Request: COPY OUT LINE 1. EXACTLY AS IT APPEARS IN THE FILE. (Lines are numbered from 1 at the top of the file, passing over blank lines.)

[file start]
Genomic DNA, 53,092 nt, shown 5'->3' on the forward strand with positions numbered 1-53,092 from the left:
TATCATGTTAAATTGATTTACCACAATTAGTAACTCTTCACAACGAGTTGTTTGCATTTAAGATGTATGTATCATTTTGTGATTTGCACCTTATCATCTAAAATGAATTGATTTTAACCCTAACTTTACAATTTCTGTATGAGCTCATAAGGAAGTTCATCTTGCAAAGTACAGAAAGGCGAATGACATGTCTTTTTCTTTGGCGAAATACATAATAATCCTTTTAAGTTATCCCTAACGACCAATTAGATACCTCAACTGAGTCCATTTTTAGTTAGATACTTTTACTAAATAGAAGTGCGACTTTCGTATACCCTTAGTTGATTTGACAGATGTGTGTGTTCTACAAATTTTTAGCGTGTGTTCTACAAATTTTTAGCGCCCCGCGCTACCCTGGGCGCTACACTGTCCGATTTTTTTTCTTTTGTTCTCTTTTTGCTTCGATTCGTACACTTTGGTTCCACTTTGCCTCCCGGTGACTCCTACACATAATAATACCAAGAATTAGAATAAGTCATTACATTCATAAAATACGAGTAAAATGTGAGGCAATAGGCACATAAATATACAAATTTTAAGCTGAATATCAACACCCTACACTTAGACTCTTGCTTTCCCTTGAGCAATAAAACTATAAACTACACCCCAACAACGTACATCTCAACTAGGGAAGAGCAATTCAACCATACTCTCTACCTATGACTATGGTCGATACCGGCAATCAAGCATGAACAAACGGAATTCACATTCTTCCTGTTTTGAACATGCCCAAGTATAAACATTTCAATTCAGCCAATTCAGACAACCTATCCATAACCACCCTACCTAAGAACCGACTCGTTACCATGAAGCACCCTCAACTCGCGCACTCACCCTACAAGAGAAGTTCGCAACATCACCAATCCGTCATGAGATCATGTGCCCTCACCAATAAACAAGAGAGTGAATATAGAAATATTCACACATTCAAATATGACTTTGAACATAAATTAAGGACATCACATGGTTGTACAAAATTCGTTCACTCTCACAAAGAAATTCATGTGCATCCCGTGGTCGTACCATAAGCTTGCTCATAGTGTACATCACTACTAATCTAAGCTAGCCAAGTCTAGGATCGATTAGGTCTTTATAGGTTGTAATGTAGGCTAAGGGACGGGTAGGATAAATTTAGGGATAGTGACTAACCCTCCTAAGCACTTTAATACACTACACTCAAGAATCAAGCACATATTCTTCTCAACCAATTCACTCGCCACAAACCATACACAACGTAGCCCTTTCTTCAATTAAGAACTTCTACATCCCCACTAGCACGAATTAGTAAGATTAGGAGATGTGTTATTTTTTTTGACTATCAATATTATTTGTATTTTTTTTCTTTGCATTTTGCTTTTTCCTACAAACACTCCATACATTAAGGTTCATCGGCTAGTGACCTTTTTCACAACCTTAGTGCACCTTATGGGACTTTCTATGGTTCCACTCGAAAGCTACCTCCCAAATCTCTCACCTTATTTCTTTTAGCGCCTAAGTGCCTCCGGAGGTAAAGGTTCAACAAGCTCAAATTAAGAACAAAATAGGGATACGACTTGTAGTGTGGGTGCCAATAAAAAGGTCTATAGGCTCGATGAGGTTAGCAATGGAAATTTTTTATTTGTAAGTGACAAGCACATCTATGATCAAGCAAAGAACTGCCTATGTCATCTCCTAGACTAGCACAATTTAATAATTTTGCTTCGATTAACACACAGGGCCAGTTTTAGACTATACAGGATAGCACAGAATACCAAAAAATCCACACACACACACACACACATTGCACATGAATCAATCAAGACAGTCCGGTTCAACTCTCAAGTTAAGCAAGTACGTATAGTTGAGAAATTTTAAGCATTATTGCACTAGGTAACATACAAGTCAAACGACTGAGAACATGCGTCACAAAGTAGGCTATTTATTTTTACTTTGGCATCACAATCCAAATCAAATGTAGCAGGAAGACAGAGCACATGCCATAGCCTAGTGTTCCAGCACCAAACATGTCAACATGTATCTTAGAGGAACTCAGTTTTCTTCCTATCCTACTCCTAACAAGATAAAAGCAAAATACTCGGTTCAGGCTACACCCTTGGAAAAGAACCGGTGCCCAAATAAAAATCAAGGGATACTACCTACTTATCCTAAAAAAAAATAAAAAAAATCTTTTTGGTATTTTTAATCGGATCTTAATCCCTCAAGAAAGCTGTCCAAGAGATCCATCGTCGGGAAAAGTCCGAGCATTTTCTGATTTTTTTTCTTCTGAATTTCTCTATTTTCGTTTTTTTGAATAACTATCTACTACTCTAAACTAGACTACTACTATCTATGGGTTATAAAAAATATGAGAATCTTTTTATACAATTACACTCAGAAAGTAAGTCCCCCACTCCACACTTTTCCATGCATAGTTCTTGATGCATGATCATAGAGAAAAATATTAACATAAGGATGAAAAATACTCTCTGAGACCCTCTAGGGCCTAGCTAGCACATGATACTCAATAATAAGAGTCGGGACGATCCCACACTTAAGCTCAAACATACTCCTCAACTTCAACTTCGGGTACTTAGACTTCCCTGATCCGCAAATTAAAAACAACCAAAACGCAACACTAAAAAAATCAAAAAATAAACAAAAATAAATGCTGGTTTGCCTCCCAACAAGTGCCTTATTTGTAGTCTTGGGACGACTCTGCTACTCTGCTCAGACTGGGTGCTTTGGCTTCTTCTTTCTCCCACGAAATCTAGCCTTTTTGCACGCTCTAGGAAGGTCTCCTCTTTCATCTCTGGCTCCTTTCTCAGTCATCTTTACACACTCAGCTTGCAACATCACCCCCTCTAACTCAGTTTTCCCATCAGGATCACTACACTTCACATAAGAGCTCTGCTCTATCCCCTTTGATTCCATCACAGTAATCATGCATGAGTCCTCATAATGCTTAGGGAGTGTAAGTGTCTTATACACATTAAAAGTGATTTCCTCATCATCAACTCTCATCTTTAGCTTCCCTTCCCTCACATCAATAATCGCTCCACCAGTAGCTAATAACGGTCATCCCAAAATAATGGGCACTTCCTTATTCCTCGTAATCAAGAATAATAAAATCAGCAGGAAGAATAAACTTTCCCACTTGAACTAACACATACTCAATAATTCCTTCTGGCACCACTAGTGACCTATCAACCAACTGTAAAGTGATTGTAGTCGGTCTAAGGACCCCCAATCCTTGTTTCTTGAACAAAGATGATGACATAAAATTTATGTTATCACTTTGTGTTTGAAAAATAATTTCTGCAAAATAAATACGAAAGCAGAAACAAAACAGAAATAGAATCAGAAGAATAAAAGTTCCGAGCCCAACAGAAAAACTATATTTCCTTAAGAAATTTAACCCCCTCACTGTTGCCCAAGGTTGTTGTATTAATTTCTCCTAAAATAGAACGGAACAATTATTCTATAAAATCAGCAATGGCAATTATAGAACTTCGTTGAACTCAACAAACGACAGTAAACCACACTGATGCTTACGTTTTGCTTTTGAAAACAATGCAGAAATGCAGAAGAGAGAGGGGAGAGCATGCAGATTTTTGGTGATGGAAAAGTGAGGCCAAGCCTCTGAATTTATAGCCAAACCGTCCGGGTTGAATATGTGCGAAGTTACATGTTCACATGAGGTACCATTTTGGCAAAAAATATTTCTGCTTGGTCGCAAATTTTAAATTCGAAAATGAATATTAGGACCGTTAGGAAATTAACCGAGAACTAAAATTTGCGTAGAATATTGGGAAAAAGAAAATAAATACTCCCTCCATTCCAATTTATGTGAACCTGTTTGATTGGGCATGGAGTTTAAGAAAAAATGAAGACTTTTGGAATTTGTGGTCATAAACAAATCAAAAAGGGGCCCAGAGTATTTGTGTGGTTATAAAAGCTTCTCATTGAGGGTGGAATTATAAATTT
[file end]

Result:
Genomic DNA, 53,092 nt, shown 5'->3' on the forward strand with positions numbered 1-53,092 from the left: